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Policy Paper 23: Workshop on Arms Control and Security in the Middle East III

  • Author(s): Lehman, Ronald
  • Jones, Peter
  • Lodgaard, Sverre
  • Chipman, John
  • Editor(s): Wehling, Fred
  • et al.
Abstract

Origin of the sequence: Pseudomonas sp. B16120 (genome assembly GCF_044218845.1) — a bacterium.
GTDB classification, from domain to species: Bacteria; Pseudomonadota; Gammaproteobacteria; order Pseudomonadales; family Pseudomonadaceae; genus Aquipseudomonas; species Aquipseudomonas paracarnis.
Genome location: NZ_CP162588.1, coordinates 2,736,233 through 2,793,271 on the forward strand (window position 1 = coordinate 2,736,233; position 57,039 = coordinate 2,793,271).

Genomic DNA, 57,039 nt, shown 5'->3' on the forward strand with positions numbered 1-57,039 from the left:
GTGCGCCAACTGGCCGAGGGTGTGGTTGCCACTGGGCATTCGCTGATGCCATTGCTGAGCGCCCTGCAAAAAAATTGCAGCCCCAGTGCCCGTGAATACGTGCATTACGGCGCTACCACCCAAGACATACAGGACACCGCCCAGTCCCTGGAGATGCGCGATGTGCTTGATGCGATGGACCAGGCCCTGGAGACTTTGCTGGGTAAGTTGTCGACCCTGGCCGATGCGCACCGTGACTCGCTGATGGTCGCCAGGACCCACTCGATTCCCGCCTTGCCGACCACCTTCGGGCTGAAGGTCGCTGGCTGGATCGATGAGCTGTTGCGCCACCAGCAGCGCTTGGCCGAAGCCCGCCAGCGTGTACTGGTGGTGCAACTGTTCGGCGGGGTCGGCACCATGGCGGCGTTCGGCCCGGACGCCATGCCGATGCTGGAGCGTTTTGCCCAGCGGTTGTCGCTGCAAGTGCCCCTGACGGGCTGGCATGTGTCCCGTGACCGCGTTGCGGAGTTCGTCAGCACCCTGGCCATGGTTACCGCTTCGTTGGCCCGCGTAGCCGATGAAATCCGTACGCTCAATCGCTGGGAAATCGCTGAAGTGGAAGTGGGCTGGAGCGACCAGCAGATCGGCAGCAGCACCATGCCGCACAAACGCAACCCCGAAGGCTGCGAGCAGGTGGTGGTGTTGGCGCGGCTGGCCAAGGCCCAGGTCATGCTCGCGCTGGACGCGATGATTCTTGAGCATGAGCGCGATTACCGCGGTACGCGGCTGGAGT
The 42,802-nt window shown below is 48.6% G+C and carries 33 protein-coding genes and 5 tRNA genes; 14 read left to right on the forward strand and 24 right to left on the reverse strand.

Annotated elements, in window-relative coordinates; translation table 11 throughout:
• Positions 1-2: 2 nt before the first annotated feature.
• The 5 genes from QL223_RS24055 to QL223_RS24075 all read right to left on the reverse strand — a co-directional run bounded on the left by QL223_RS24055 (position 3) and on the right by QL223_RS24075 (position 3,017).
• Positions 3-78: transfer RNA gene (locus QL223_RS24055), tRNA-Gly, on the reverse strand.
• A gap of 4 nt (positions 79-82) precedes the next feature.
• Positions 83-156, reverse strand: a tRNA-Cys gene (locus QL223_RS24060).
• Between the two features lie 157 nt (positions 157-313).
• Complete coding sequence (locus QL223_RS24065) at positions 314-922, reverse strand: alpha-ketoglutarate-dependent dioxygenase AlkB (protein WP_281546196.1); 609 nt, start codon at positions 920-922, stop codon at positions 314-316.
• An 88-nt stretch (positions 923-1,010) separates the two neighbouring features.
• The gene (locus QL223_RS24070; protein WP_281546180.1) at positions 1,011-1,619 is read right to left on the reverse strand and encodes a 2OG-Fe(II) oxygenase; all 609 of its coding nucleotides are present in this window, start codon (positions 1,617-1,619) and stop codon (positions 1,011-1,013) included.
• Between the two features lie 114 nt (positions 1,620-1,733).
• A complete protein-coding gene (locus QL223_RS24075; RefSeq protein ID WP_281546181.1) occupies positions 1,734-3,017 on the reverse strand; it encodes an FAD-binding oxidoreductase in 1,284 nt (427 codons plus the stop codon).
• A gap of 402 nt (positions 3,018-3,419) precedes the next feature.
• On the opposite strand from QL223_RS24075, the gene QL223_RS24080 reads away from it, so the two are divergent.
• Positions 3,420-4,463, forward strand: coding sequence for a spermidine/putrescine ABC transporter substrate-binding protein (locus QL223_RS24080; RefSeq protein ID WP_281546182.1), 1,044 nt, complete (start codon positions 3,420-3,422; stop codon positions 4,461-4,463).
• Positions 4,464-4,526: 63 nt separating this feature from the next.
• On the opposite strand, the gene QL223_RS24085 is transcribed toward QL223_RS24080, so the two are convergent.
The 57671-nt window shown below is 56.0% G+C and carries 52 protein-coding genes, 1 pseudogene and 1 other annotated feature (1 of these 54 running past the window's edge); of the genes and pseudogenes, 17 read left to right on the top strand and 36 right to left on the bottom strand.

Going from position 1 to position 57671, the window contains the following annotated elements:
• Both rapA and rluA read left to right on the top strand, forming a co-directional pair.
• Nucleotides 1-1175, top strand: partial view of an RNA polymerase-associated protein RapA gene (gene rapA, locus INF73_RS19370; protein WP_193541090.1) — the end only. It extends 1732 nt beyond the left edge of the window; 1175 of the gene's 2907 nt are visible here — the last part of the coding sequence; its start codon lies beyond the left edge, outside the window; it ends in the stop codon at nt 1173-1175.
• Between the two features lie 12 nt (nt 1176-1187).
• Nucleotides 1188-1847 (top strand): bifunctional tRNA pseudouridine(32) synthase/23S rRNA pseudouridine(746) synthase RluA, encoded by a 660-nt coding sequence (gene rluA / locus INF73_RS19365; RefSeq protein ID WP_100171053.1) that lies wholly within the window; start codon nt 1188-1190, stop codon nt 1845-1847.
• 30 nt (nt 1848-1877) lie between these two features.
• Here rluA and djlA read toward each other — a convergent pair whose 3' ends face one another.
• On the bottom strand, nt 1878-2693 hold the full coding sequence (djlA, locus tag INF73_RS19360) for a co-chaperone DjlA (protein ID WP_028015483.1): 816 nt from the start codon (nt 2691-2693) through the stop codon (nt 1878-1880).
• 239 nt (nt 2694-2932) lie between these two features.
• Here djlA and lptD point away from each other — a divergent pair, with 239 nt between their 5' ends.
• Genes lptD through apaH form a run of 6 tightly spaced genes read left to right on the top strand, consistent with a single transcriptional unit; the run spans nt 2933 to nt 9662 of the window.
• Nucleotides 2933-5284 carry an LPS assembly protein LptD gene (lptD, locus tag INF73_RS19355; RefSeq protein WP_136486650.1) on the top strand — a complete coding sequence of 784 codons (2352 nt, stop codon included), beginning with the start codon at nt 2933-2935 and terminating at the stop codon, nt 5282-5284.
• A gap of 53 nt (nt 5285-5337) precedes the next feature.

Events in the second half of 1995 and the first months of 1996 dramatically illustrated the promise, and the pitfalls, of the Middle East peace process. On one hand, steps toward political, cultural, economic, and environmental cooperation among the parties continued, evidenced by the October 1995 economic summit in Amman and the water agreement signed by Jordan, Israel, and the Palestinian Authority in February 1996. On the other hand, serious concerns persisted over the threats posed by conventional arms, weapons of mass destruction, and terrorism, exemplified by the assassination of Israeli Prime Minister Rabin, exchanges of rocket and artillery fire in Lebanon, and continued suicide bombings. Such events demonstrate the continuing need to investigate the underlying dynamics and problems of the peace process and to propose cooperative solutions and confidence-building measures, particularly in the field of regional security.

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